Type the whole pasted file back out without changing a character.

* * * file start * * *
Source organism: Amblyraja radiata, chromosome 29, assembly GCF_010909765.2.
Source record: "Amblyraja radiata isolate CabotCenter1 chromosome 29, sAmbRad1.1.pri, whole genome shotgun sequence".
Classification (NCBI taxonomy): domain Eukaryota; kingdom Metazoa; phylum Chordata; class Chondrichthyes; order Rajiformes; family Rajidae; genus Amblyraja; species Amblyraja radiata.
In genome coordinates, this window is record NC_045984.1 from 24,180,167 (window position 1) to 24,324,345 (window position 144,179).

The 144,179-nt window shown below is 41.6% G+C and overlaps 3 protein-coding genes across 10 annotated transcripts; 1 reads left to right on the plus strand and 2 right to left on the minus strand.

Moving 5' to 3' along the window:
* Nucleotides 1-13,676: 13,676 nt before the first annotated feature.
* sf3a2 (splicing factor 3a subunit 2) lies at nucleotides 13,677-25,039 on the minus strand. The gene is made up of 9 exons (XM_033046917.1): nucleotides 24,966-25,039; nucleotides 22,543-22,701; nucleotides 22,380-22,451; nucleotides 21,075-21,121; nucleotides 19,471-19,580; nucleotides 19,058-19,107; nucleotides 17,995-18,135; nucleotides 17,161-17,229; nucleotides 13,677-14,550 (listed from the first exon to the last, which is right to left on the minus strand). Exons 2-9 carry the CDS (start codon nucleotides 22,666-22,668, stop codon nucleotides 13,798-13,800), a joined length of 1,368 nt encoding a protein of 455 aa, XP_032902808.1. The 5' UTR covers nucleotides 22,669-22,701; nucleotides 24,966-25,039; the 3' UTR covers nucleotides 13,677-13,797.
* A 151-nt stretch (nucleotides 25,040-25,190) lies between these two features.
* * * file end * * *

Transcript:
Source organism: Amblyraja radiata, chromosome 29, assembly GCF_010909765.2.
Source record: "Amblyraja radiata isolate CabotCenter1 chromosome 29, sAmbRad1.1.pri, whole genome shotgun sequence".
Classification (NCBI taxonomy): domain Eukaryota; kingdom Metazoa; phylum Chordata; class Chondrichthyes; order Rajiformes; family Rajidae; genus Amblyraja; species Amblyraja radiata.
In genome coordinates, this window is record NC_045984.1 from 24,180,167 (window position 1) to 24,324,345 (window position 144,179).

The 144,179-nt window shown below is 41.6% G+C and overlaps 3 protein-coding genes across 10 annotated transcripts; 1 reads left to right on the plus strand and 2 right to left on the minus strand.

Moving 5' to 3' along the window:
* Nucleotides 1-13,676: 13,676 nt before the first annotated feature.
* sf3a2 (splicing factor 3a subunit 2) lies at nucleotides 13,677-25,039 on the minus strand. The gene is made up of 9 exons (XM_033046917.1): nucleotides 24,966-25,039; nucleotides 22,543-22,701; nucleotides 22,380-22,451; nucleotides 21,075-21,121; nucleotides 19,471-19,580; nucleotides 19,058-19,107; nucleotides 17,995-18,135; nucleotides 17,161-17,229; nucleotides 13,677-14,550 (listed from the first exon to the last, which is right to left on the minus strand). Exons 2-9 carry the CDS (start codon nucleotides 22,666-22,668, stop codon nucleotides 13,798-13,800), a joined length of 1,368 nt encoding a protein of 455 aa, XP_032902808.1. The 5' UTR covers nucleotides 22,669-22,701; nucleotides 24,966-25,039; the 3' UTR covers nucleotides 13,677-13,797.
* A 151-nt stretch (nucleotides 25,040-25,190) lies between these two features.